A yawning inequality can be the consequence of misapplied admixture of state intervention and the role of the market. This inequality then breeds political polarisation; it breeds mistrust; it breeds resentment; it breeds the accumulation, on the one side, of the haves and, on the other, the have-nots. There is a distortion of the democratic process, the democratic system, in which money increasingly confers the political voice and power. I am seeing that happening. The big boys in this country are becoming predominant.
These pointers, which I am addressing, largely come from an article that I read from a very prominent politician out of Latin America, Oscar Arias, that this budget is going to have troubles because our politics have troubles. It is based on the obscene gesticulation just now and it will not bring that good politics that we want in this Parliament, so as to ensure a peaceful deliberation here. He said it in an article in the Foreign Affairs, January/February of 2011. It is so very much applicable to what we are and what is happening here. It is the opening essay edition of the Foreign Affairs and he is talking about Latin American and Caribbean politicians here. This is what he sated at page 5:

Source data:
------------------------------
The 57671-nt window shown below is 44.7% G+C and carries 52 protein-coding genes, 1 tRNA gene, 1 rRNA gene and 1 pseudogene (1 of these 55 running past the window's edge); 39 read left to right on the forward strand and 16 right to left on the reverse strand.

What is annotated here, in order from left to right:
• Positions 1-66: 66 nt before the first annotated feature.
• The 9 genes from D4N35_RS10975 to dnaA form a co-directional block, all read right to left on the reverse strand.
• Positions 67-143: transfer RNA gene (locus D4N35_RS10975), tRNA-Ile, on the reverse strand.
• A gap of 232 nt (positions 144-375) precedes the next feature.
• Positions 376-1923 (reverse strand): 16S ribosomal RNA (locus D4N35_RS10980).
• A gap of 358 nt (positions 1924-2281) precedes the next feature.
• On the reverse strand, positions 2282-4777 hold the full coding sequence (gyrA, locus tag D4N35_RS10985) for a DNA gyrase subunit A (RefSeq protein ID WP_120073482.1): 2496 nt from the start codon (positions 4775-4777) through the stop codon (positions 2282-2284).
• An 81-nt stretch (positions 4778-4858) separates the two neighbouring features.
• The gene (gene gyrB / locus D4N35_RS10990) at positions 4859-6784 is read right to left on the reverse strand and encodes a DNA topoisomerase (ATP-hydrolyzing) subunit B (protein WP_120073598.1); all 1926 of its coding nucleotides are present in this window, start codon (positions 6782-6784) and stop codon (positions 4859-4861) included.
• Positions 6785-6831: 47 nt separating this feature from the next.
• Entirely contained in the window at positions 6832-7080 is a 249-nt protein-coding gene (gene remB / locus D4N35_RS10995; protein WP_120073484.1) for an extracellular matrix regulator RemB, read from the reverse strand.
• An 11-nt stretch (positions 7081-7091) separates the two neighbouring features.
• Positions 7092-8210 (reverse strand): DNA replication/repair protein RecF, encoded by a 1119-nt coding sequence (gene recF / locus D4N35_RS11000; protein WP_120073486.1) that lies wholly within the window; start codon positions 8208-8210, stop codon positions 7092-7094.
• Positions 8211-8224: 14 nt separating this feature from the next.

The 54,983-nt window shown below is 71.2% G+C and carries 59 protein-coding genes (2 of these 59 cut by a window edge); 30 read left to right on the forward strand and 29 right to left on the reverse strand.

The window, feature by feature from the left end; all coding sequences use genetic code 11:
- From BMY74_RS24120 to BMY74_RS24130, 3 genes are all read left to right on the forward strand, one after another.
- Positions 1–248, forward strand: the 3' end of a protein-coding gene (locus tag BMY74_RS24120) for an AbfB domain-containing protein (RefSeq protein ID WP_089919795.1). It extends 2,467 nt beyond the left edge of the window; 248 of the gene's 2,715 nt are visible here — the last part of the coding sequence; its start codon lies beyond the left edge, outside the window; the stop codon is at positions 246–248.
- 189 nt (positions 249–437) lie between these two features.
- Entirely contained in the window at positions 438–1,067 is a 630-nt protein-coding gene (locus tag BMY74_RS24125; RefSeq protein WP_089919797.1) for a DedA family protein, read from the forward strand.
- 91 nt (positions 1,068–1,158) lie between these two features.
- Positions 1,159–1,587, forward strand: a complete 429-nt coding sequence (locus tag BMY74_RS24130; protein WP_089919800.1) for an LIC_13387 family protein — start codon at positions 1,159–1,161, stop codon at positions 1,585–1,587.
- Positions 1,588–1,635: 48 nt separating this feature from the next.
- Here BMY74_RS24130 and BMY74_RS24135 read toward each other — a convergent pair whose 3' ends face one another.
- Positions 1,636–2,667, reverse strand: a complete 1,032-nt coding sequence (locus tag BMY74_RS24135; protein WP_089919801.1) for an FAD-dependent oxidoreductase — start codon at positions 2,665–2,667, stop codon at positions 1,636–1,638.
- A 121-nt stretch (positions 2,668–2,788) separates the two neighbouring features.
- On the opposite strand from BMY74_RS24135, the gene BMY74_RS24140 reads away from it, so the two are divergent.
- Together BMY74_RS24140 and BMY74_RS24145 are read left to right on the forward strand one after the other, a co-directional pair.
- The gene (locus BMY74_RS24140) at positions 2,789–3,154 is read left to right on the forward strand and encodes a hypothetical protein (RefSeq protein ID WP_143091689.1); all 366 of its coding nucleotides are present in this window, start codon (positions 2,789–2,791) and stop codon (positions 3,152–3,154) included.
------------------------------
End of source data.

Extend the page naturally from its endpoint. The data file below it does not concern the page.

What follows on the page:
“Once elected they interpreted their mandates as carte blanche to do whatever they wanted, including prosecuting their opponents, shackling the media and trying to twist the system so as to stay in power at all cost. Too many of their country’s citizens meanwhile are contented to allow these leaders to proceed, perhaps seeing their messianism and demagoguery as the exit of the prevailing regional labyrinth of underdevelopment.”
Those are great words from a great man, Oscar Arias. Latin America has vastly more controllers than entrepreneurs. He went on to say a lot more about how we are the ones who… We are even tight to hold onto pain and sufferings rather than go forth, sometimes, not being very certain. It generates not only anxiety, but paralysis, that kind of management and governance style.